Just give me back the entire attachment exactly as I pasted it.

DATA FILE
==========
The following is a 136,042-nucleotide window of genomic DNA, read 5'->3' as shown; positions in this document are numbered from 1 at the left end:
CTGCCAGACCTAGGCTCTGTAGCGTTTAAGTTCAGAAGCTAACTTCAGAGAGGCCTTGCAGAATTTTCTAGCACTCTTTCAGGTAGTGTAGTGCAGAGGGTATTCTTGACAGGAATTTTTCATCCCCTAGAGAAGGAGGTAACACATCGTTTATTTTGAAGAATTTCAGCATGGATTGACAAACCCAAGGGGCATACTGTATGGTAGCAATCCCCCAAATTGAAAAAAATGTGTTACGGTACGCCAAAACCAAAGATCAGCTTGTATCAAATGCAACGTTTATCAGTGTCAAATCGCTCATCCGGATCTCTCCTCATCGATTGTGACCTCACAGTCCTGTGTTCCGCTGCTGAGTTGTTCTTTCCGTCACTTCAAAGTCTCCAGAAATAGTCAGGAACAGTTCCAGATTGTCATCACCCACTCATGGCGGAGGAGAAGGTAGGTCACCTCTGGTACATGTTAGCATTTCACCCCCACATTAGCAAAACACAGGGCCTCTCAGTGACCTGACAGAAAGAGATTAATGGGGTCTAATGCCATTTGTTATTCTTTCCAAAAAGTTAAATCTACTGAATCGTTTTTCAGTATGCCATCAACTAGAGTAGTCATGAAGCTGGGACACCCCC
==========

The following is a 136,042-nucleotide window of genomic DNA, read 5'->3' as shown; positions in this document are numbered from 1 at the left end:
CTGCCAGACCTAGGCTCTGTAGCGTTTAAGTTCAGAAGCTAACTTCAGAGAGGCCTTGCAGAATTTTCTAGCACTCTTTCAGGTAGTGTAGTGCAGAGGGTATTCTTGACAGGAATTTTTCATCCCCTAGAGAAGGAGGTAACACATCGTTTATTTTGAAGAATTTCAGCATGGATTGACAAACCCAAGGGGCATACTGTATGGTAGCAATCCCCCAAATTGAAAAAAATGTGTTACGGTACGCCAAAACCAAAGATCAGCTTGTATCAAATGCAACGTTTATCAGTGTCAAATCGCTCATCCGGATCTCTCCTCATCGATTGTGACCTCACAGTCCTGTGTTCCGCTGCTGAGTTGTTCTTTCCGTCACTTCAAAGTCTCCAGAAATAGTCAGGAACAGTTCCAGATTGTCATCACCCACTCATGGCGGAGGAGAAGGTAGGTCACCTCTGGTACATGTTAGCATTTCACCCCCACATTAGCAAAACACAGGGCCTCTCAGTGACCTGACAGAAAGAGATTAATGGGGTCTAATGCCATTTGTTATTCTTTCCAAAAAGTTAAATCTACTGAATCGTTTTTCAGTATGCCATCAACTAGAGTAGTCATGAAGCTGGGACACCCCC